Waldie, Jane, later Watts, 1793—1826
Jane Waldie was the youngest daughter of George Waldie (c.1850-1826) and Ann Waldie, née Ormston. Her sister was Charlotte Anne Eaton, née Waldie (1788-1859; ODNB), travel writer and novelist. Jane Waldie grew up at Tynemouth and Newcastle-upon-Tyne. She learned to read early, and was precocious both in her general reading and her scrapbooking of poetical extracts. She was also powerfully attracted to painting and later studied under Alexander Nasmyth (1758-1840; ODNB). At sixteen, a visit to her brother and sister in Cornwall became a painting tour whose landscape studies extended to her return tour though South and North Wales.
With her sister Charlotte she visited Brussels in June 1815 and they soon found themselves in the path of the advancing French army. Evacuated to Antwerp, they were among the first to tour the battlefield at Waterloo after Napoleon’s defeat. Jane Waldie’s drawing of the battlefield was published in the company of Charlotte’s prose descriptions in the miscellany, The Battle of Waterloo … by a Near Observer, later in 1815. Jane Waldie, too, kept a journal of the tour; this, however, remained unpublished during her lifetime (extensive extracts were included in the Annual Biography and Obituary notice that appeared after her death).
The sisters made a second trip to the continent in 1816, visiting France and Switzerland before an extended stay in Italy. Late in 1817, Jane Waldie began treating with her sister’s publisher, John Murray, for the publication of her own journal of the Italian tour. The negotiations were protracted and the book did not appear until 1820, as Sketches Descriptive of Italy. In May 1818, she exhibited anonymously at Somerset House (using her initials only) a painting from the tour, The Temple of Paestum, assuring Murray that ‘when we get so far [in the production of Sketches] (if we can do) … you will see by my description of the place, that I have painted under the same impression’ (Letter, 18 May 1818).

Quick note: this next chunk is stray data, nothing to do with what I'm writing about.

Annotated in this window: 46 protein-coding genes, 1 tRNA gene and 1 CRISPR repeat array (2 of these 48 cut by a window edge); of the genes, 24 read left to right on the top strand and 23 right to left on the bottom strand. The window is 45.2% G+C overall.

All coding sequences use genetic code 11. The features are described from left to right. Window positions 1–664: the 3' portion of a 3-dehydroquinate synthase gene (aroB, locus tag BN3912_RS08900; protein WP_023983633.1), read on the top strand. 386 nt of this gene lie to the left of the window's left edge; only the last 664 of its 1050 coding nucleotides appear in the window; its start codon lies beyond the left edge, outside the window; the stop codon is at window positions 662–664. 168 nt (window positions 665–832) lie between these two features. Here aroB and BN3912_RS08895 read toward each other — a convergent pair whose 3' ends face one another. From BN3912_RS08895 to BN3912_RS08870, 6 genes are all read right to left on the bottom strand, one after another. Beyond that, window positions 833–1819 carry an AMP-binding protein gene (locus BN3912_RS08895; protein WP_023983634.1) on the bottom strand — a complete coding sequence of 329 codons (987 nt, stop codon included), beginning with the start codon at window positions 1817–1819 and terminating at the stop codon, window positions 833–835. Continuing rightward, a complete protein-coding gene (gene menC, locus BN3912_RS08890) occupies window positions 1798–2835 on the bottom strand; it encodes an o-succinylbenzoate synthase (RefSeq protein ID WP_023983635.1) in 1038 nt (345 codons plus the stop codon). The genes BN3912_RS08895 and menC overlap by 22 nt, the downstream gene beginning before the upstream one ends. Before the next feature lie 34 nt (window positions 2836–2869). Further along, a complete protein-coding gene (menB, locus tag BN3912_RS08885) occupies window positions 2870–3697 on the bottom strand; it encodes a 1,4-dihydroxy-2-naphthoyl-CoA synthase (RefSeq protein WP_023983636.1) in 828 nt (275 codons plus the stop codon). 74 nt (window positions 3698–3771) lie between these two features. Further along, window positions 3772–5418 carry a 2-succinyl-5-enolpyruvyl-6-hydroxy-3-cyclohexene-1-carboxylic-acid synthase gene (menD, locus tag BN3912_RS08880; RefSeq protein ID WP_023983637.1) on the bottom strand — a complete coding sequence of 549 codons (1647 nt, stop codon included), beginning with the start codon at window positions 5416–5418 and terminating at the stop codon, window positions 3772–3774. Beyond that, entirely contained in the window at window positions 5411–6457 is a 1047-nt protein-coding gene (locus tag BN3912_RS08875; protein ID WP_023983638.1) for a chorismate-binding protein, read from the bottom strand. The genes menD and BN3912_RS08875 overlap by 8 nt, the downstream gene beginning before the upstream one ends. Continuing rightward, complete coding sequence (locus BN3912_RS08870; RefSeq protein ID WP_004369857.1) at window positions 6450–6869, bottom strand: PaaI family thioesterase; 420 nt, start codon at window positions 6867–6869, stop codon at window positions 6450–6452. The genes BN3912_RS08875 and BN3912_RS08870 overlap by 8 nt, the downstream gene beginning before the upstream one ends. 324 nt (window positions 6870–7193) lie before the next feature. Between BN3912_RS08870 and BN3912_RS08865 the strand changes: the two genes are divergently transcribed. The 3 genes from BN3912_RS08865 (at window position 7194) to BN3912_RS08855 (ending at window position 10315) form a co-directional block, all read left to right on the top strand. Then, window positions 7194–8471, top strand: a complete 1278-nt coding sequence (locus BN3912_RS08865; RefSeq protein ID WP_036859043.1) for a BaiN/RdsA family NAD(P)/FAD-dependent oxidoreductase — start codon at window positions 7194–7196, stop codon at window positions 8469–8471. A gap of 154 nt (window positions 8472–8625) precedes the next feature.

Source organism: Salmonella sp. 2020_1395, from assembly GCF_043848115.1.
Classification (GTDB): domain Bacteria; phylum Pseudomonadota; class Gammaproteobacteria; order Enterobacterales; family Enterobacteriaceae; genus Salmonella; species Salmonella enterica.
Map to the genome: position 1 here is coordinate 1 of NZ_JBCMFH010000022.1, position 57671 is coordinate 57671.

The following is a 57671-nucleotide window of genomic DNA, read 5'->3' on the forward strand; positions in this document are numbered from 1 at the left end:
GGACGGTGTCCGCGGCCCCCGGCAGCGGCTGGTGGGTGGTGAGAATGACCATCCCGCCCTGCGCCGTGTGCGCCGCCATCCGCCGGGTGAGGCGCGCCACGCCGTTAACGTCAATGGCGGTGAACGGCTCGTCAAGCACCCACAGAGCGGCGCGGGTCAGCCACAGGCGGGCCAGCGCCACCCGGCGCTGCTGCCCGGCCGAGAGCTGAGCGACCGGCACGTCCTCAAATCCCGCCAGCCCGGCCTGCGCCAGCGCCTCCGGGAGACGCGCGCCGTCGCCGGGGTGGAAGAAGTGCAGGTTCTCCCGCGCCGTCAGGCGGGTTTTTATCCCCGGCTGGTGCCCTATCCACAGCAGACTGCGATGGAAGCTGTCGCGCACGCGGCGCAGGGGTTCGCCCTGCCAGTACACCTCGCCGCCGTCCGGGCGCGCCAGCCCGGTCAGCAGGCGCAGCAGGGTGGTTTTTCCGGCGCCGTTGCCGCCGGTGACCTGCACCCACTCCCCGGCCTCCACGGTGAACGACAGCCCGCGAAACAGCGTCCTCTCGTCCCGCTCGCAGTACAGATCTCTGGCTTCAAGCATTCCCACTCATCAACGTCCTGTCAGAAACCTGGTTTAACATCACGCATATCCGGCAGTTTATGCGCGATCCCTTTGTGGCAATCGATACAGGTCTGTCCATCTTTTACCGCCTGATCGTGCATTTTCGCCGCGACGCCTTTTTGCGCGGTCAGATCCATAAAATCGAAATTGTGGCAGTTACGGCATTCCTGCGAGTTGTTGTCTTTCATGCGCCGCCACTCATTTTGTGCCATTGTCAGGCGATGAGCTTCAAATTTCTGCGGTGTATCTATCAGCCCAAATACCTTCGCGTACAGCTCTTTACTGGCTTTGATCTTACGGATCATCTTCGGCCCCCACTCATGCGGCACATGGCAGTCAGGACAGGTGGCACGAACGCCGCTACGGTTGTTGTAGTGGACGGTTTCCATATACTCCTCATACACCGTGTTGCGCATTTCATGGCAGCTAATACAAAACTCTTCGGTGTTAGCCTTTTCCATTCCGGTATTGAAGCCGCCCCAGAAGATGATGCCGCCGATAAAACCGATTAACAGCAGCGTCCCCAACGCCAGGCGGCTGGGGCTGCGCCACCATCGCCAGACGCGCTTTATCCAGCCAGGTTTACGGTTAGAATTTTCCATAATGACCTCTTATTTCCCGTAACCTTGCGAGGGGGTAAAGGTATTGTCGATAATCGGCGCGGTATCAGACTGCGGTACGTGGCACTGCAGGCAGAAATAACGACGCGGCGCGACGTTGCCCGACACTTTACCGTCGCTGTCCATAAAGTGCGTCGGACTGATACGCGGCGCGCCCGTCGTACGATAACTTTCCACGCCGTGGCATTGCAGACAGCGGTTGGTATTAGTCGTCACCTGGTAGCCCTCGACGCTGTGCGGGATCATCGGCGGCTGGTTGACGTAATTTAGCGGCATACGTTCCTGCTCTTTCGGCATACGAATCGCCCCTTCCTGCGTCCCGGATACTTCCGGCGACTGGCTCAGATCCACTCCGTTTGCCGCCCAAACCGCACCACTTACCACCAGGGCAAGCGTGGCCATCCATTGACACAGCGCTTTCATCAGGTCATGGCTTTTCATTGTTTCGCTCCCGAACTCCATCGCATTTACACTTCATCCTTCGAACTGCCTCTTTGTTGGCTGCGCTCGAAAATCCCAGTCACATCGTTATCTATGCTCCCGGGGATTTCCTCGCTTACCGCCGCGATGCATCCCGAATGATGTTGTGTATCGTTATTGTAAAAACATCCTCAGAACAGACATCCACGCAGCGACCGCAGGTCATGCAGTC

On her return from Italy she met and became engaged to Captain George Augustus Watts of Darlington. They married the following year on 20 October 1819, and went to live at Langton-Grange, near Staindrop, in county Durham. She died on 6 July 1826 after an illness.
‘Mrs. Watts’. Annual Biography and Obituary 11 (1827): 121-42.
Taylor, Clare L. ‘Eaton, Charlotte Anne (1788–1859)’. ODNB. Oxford University Press, 2004.
Waldie, Jane. Letters to John Murray. 1817-1818. MS. 41251. John Murray Archive. National Library of Scotland, Edinburgh.
|Sketches Descriptive of Italy||1820|